The signing came out of left field – no one was ready for it – and even though it was obvious at the time to most seasoned football fans that Houston would never stay at JMU for a decade, the energy it added to that season’s final home game was nuclear. The Dukes dominated its mighty Missouri Valley foe by turning the Jackrabbits over 10 times, laughing its way to a 51-16 victory. (I still struggle to believe that stat is real.)
Two weeks later, the Dukes’ 26-game win streak was ended in the national championship by North Dakota State, which avenged its own playoff loss from a year prior. The 17-13 heavyweight bout was an instant classic, one of the best games the subdivision has ever produced.
From Frisco, the two teams’ paths diverged. After the graduation of the 2017 “Schor Core,” third-year head coach Mike Houston was breaking in a new bumper crop of playmakers. JMU was assigned a sensible No. 2 preseason ranking, seemingly affirming its lofty status with a close loss in Raleigh to top-40 NC State. Gleeful blowouts over in-state rivals Richmond and William & Mary confirmed what we thought we already knew – the Dukes were still dominant.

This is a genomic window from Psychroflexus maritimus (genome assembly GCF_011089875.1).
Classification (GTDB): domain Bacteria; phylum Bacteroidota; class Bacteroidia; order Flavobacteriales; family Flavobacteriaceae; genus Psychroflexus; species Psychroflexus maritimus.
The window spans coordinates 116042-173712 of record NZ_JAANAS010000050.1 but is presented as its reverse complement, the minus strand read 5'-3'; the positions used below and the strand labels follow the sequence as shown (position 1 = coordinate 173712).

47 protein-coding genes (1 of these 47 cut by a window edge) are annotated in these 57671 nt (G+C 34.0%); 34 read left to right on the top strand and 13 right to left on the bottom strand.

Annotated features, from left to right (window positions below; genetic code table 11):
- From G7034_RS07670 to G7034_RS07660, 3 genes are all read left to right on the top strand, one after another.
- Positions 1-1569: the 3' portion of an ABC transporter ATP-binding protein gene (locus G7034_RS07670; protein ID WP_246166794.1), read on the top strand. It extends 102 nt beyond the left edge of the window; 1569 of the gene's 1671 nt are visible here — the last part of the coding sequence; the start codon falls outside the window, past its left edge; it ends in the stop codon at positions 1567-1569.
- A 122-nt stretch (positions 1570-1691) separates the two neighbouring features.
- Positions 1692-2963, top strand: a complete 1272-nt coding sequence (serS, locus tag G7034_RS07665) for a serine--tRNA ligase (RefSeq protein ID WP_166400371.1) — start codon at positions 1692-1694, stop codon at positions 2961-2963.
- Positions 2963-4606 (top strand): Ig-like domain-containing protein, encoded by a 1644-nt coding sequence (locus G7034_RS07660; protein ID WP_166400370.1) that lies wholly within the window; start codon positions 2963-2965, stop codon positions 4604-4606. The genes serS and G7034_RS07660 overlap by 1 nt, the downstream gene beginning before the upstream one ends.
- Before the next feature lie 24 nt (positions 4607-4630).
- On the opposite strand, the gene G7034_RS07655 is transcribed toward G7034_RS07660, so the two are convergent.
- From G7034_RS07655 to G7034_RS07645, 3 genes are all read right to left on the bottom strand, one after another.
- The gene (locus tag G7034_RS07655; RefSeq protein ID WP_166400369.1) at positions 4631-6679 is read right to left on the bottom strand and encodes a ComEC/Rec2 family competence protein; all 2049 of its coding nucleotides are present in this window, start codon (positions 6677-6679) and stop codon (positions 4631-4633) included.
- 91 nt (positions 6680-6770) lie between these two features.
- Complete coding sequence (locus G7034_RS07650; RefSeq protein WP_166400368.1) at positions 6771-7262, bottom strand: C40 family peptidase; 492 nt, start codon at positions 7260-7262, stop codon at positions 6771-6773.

But cracks in the façade started to show. JMU’s 3-year home win streak was suddenly snapped by pesky Elon and upstart coach Curt Cignetti in October; the next month, quarterback Ben DiNucci had a terrible game in New Hampshire, as the Wildcats didn’t just upset the Dukes – they rolled them, in a 35-24 game that wasn’t nearly that close.
The loss ultimately put the Houstonian Dukes in an unfamiliar position – playing on Thanksgiving weekend, slated for a road game in the second round. The Dukes fended off rival Delaware in a first-round rock fight, doing enough to advance, but not enough to allay growing concerns among the fanbase that the 2018 team was not a contender.